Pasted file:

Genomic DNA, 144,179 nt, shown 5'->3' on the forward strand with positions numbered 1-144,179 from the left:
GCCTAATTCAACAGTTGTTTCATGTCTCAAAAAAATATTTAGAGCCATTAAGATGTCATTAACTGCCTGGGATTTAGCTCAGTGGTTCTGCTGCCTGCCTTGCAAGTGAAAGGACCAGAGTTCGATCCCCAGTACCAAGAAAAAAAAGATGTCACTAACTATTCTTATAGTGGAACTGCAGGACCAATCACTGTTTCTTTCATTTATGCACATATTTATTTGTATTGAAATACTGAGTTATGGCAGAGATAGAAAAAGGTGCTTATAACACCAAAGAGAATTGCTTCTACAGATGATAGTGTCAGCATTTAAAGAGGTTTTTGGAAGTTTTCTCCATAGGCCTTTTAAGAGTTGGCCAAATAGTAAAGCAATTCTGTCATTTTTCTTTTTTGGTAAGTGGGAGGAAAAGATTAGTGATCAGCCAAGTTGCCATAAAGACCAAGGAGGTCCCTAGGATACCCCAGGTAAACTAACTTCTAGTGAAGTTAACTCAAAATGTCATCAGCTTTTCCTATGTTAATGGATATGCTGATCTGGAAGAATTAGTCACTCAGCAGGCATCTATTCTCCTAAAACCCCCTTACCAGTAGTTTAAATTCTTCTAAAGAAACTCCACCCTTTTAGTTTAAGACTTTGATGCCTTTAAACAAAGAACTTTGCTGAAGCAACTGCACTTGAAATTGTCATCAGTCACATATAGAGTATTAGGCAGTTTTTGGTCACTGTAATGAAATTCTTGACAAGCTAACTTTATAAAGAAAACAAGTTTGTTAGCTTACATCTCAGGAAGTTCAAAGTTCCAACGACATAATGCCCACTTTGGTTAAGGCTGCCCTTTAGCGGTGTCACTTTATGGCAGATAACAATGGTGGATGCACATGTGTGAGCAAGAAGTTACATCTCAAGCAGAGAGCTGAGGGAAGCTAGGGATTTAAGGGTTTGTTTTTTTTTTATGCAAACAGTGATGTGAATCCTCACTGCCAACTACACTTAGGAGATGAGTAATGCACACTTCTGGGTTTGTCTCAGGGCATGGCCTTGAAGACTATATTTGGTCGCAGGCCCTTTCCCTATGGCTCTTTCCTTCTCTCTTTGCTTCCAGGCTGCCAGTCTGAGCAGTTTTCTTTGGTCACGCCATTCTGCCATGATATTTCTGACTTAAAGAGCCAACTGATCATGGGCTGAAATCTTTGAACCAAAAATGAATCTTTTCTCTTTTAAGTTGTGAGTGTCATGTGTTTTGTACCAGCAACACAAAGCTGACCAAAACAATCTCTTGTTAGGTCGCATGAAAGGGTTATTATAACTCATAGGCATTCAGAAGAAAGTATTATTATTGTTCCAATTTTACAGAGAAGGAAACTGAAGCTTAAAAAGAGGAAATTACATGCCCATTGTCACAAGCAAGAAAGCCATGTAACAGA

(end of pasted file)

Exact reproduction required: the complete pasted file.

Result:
Genomic DNA, 144,179 nt, shown 5'->3' on the forward strand with positions numbered 1-144,179 from the left:
GCCTAATTCAACAGTTGTTTCATGTCTCAAAAAAATATTTAGAGCCATTAAGATGTCATTAACTGCCTGGGATTTAGCTCAGTGGTTCTGCTGCCTGCCTTGCAAGTGAAAGGACCAGAGTTCGATCCCCAGTACCAAGAAAAAAAAGATGTCACTAACTATTCTTATAGTGGAACTGCAGGACCAATCACTGTTTCTTTCATTTATGCACATATTTATTTGTATTGAAATACTGAGTTATGGCAGAGATAGAAAAAGGTGCTTATAACACCAAAGAGAATTGCTTCTACAGATGATAGTGTCAGCATTTAAAGAGGTTTTTGGAAGTTTTCTCCATAGGCCTTTTAAGAGTTGGCCAAATAGTAAAGCAATTCTGTCATTTTTCTTTTTTGGTAAGTGGGAGGAAAAGATTAGTGATCAGCCAAGTTGCCATAAAGACCAAGGAGGTCCCTAGGATACCCCAGGTAAACTAACTTCTAGTGAAGTTAACTCAAAATGTCATCAGCTTTTCCTATGTTAATGGATATGCTGATCTGGAAGAATTAGTCACTCAGCAGGCATCTATTCTCCTAAAACCCCCTTACCAGTAGTTTAAATTCTTCTAAAGAAACTCCACCCTTTTAGTTTAAGACTTTGATGCCTTTAAACAAAGAACTTTGCTGAAGCAACTGCACTTGAAATTGTCATCAGTCACATATAGAGTATTAGGCAGTTTTTGGTCACTGTAATGAAATTCTTGACAAGCTAACTTTATAAAGAAAACAAGTTTGTTAGCTTACATCTCAGGAAGTTCAAAGTTCCAACGACATAATGCCCACTTTGGTTAAGGCTGCCCTTTAGCGGTGTCACTTTATGGCAGATAACAATGGTGGATGCACATGTGTGAGCAAGAAGTTACATCTCAAGCAGAGAGCTGAGGGAAGCTAGGGATTTAAGGGTTTGTTTTTTTTTTATGCAAACAGTGATGTGAATCCTCACTGCCAACTACACTTAGGAGATGAGTAATGCACACTTCTGGGTTTGTCTCAGGGCATGGCCTTGAAGACTATATTTGGTCGCAGGCCCTTTCCCTATGGCTCTTTCCTTCTCTCTTTGCTTCCAGGCTGCCAGTCTGAGCAGTTTTCTTTGGTCACGCCATTCTGCCATGATATTTCTGACTTAAAGAGCCAACTGATCATGGGCTGAAATCTTTGAACCAAAAATGAATCTTTTCTCTTTTAAGTTGTGAGTGTCATGTGTTTTGTACCAGCAACACAAAGCTGACCAAAACAATCTCTTGTTAGGTCGCATGAAAGGGTTATTATAACTCATAGGCATTCAGAAGAAAGTATTATTATTGTTCCAATTTTACAGAGAAGGAAACTGAAGCTTAAAAAGAGGAAATTACATGCCCATTGTCACAAGCAAGAAAGCCATGTAACAGA